When you really think about it, stages are fucking stupid.
In some instances, I’ll concede that they’re necessary for physically elevating the performer(s), thereby allowing the audience to more easily observe whatever happens to be the action of the moment. For mega-famous singers and comedians and that whole ilk, perhaps a lofty platform is useful for keeping, eh, let’s call them “pathologically enthusiastic” stans, at several arms’ lengths.
But have punk bands — even “big” punk bands — ever needed stages? Did the majority of punks even ask for stages?
So kudos to London’s Slaves for striking back against the bullshittery that is stages last night (October 2) at O’Brien’s Pub. While the pair (who obviously should’ve named this project something else when they started it in 2012) played for a ballparked attendance of 90,000 at the Reading and Leeds Festivals a little more than a month ago, they appeared absolutely, brazenly comfortable smashing it out for the gang of maybe 60 who trekked down to Allston on a school night.
Singer/drummer Isaac Holman and electric-stringed instrument wielder Laurie Vincent spent, I donno, gonna guesstimate 63 percent of their set in the area usually designated for the evening’s entertainers, and the other 37 percent jaunting about O’Brien’s as their whimsy dictated. Frickin’ every band that ever plays anywhere asks the room something along the lines of “How you doin’ [insert city name here]?!” But Holman took the time to shake just about each of our hands and ask how we were on an individual-to-individual basis, which, let us not forget, was not remotely possible at Reading and Leeds.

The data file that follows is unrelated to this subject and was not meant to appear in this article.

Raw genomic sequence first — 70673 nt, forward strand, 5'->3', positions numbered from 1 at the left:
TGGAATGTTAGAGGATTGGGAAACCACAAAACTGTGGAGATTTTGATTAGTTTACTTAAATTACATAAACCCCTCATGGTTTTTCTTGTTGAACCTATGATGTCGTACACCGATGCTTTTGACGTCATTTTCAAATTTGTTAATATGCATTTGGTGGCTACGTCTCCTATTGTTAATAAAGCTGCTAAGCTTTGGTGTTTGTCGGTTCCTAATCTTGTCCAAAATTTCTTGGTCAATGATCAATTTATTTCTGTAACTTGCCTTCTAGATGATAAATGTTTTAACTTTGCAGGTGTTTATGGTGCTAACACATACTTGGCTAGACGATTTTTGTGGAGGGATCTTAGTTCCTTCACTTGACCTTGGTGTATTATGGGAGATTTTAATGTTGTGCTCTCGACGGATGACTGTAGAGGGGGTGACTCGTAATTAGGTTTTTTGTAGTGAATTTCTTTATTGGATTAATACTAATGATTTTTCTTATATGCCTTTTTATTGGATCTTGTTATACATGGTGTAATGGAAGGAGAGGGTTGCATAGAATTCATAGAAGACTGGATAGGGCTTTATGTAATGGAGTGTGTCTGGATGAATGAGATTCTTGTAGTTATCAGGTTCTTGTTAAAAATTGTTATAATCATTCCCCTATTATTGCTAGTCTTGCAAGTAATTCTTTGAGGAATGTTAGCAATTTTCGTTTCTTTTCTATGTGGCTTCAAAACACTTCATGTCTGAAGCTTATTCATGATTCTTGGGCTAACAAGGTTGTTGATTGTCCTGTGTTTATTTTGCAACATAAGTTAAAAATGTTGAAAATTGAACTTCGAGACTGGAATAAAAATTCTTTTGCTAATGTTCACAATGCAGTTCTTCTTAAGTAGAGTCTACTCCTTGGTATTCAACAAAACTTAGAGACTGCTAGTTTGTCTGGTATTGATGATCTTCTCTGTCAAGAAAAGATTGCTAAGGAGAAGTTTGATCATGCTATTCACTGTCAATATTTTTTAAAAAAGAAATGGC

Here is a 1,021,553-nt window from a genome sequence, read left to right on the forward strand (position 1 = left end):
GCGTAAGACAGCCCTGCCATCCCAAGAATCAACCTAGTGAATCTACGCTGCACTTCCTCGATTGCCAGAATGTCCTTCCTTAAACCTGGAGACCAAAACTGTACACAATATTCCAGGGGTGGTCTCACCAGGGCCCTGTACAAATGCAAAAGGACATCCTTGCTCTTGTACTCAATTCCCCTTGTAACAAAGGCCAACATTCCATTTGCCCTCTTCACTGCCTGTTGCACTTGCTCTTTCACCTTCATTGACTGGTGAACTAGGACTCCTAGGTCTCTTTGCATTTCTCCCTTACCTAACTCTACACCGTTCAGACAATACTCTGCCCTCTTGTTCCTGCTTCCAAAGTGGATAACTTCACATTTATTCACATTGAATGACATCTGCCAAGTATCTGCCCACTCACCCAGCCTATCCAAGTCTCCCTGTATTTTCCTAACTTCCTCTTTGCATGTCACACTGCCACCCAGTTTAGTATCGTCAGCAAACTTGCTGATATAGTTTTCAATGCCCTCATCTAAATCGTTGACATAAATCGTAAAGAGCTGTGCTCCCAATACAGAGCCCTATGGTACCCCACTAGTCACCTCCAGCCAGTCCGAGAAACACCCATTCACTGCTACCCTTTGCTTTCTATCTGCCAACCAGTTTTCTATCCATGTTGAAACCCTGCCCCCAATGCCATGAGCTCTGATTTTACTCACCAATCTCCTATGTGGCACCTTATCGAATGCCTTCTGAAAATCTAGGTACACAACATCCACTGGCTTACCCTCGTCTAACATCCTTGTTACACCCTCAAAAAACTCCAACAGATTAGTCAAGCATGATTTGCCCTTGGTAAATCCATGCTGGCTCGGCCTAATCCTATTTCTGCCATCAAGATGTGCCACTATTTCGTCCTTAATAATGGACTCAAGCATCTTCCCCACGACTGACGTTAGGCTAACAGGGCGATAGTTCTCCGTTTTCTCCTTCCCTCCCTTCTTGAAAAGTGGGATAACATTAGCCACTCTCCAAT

This was shortly following the first of Vincent’s multiple hops across the room to climb the bar for a demonstration that would’ve recalled the film Coyote Ugly if the bartenders in that movie played guitar instead of danced for the kind of PG-13 titillation mandated by employment at a retrogressive drinkery chain.
If one were so inclined, one could speculate that Slaves consciously keep their aural components somewhat uncomplicated — which, to be clear, is not the same thing as “easy” — in order to maximize the potential for an intense in-person delivery. So that leaves us with an un-fucking-forgettable live show promoting the band’s tertiary album Acts of Fear and Love, which maaaaaybe isn’t the most essential record ever? Especially when it’s in de facto competition with product from at least three other rowdy guitar/drums duos I can think of off the top of my head?
Eh, but nevertheless, “The Hunter” off 2015’s Are You Satisfied? goes extra hard, and Holman’s execution of the night’s final number made me second-guess not only stages, but also bass drums, which I now realize are also fucking stupid and must be eliminated once and for all. Also, earlier on, one guy shouted at Slaves to “Shit your own leg off!” (Hope I’m quoting that right?) I still don’t know what that was about, but it seemed like he meant it in a nice way?
Strictly speaking, Boston’s Labor Hex are more like a patchwork of still-bloody, sewn-together chunks yanked from the the mutilated corpses of old bands than a “new band.” But their opening set felt new and exciting, and in this business, the idea of newness is much more important than its reality. The current versions of Labor Hex resonate like dudes who grew up on At The Drive-In and Sunny Day Real Estate, then reached adulthood, and discovered the only thing bleaker than their own desolate hearts is 60 spine-annihilating hours a week at the candy corn mines for $10 per and shitty benefits. They’re a pretty effin’ sick band, in other words. Photos by Barry Thompson; follow him on Twitter @barelytomson.